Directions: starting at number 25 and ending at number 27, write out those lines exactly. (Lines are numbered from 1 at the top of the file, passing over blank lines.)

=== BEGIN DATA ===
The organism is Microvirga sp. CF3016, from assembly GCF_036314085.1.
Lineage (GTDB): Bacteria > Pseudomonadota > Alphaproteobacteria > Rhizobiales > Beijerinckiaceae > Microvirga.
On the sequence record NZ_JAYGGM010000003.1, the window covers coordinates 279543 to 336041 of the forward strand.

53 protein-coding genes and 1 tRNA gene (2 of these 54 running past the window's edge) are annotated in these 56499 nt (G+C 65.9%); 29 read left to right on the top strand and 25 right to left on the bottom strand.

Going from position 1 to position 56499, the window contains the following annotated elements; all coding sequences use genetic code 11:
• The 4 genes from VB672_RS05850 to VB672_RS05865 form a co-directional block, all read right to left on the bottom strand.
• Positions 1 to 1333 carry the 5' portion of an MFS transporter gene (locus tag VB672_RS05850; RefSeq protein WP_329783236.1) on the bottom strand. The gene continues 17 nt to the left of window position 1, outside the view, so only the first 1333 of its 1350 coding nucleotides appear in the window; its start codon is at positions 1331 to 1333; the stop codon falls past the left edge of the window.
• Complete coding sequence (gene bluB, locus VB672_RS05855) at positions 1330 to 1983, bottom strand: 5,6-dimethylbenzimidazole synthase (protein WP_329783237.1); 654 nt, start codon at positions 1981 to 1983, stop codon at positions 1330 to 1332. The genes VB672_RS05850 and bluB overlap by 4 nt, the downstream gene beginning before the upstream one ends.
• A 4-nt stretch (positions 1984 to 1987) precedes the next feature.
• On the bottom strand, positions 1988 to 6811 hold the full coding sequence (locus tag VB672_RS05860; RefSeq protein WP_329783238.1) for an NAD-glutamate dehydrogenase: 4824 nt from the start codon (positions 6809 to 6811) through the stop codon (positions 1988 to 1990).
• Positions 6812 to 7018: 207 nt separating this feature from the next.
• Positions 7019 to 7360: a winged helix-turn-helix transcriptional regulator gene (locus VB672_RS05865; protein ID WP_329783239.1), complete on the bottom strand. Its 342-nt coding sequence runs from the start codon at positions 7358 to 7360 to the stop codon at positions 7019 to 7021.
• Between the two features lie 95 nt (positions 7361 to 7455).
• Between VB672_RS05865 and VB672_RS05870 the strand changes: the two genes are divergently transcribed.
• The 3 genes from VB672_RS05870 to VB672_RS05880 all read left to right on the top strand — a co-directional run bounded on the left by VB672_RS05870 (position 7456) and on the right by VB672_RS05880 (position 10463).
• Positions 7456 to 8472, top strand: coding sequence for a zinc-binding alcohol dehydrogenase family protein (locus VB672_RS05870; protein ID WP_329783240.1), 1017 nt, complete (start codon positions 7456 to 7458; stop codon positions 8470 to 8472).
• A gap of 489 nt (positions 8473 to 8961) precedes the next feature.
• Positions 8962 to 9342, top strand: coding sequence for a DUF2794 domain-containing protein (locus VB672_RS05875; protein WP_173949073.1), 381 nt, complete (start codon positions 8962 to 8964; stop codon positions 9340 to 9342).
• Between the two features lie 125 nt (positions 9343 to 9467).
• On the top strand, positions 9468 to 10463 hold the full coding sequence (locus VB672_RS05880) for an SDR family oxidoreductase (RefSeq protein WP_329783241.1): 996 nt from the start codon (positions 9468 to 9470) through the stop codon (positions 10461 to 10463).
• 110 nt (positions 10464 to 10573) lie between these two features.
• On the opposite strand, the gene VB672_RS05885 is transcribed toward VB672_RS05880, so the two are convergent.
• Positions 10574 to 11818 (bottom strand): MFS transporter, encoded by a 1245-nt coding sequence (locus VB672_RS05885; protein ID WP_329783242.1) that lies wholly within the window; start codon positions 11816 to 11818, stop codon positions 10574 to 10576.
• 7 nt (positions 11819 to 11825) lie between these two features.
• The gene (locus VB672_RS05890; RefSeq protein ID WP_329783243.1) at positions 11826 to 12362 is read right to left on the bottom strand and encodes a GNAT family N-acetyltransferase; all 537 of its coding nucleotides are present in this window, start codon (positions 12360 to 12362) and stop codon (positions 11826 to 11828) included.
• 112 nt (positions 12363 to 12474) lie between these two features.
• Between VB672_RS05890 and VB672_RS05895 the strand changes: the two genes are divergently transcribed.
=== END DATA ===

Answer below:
• The gene (locus VB672_RS05890; RefSeq protein ID WP_329783243.1) at positions 11826 to 12362 is read right to left on the bottom strand and encodes a GNAT family N-acetyltransferase; all 537 of its coding nucleotides are present in this window, start codon (positions 12360 to 12362) and stop codon (positions 11826 to 11828) included.
• 112 nt (positions 12363 to 12474) lie between these two features.
• Between VB672_RS05890 and VB672_RS05895 the strand changes: the two genes are divergently transcribed.